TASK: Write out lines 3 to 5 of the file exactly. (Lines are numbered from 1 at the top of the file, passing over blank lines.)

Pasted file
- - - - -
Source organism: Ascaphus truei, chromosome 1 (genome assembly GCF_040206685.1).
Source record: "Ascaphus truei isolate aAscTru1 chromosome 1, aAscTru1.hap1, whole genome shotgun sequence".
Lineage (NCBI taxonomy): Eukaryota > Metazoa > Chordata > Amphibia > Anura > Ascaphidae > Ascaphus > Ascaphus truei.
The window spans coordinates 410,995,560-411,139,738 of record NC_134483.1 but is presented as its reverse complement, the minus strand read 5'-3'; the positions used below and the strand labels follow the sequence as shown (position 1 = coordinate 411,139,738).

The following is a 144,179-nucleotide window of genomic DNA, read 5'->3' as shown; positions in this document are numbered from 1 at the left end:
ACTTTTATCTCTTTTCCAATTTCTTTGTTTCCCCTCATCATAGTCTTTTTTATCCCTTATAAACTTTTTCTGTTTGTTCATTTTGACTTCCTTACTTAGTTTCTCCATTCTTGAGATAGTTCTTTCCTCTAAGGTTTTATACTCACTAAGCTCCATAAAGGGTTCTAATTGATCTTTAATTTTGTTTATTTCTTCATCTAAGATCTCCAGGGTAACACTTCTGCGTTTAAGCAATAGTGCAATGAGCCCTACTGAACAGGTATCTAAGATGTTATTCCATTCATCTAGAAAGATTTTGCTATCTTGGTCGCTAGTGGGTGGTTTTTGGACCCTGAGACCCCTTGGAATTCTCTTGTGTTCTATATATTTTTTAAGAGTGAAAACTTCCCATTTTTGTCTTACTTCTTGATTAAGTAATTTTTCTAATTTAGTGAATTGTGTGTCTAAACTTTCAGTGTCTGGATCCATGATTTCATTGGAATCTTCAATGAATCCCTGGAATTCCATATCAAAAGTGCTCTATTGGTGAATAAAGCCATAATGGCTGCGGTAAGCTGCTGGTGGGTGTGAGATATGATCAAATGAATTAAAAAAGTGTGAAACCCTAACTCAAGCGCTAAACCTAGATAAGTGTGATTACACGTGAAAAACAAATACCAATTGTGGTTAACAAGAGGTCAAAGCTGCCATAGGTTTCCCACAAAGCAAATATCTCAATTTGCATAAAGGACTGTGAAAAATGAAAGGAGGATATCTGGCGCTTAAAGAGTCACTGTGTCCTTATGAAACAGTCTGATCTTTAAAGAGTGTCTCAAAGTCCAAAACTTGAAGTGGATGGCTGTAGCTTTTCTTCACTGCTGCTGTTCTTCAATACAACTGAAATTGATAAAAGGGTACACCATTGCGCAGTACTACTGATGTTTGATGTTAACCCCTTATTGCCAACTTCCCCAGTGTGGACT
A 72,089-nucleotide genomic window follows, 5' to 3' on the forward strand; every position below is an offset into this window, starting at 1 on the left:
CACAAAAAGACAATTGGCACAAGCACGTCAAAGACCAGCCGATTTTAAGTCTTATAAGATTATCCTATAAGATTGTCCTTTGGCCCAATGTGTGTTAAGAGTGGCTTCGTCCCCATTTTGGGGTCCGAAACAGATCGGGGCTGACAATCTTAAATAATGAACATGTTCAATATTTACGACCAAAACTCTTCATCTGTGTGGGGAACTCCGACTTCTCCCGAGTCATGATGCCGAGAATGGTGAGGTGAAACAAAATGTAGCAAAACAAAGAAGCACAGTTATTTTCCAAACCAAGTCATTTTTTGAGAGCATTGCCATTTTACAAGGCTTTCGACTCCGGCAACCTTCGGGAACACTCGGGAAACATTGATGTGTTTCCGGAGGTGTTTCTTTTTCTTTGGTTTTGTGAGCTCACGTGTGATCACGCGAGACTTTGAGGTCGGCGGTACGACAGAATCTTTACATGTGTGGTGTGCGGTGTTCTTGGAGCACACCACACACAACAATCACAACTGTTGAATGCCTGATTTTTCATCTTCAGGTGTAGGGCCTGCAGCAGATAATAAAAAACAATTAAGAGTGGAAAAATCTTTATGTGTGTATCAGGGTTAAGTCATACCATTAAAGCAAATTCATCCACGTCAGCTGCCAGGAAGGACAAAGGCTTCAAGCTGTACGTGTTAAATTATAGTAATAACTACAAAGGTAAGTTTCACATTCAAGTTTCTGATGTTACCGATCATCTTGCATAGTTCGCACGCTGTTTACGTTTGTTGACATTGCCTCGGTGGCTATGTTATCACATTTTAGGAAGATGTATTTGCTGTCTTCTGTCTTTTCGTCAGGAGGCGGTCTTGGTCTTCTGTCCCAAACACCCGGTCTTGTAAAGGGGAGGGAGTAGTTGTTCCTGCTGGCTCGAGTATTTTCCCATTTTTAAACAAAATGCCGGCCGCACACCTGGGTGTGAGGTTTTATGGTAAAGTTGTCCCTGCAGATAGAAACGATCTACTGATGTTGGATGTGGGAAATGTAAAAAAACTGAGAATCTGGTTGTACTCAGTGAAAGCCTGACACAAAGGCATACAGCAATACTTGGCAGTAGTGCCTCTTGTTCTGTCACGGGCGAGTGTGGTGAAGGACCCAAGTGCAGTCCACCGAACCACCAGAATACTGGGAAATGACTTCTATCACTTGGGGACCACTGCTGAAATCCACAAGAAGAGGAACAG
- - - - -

Lineage (NCBI taxonomy): Eukaryota > Metazoa > Chordata > Amphibia > Anura > Ascaphidae > Ascaphus > Ascaphus truei.
The window spans coordinates 410,995,560-411,139,738 of record NC_134483.1 but is presented as its reverse complement, the minus strand read 5'-3'; the positions used below and the strand labels follow the sequence as shown (position 1 = coordinate 411,139,738).

The following is a 144,179-nucleotide window of genomic DNA, read 5'->3' as shown; positions in this document are numbered from 1 at the left end: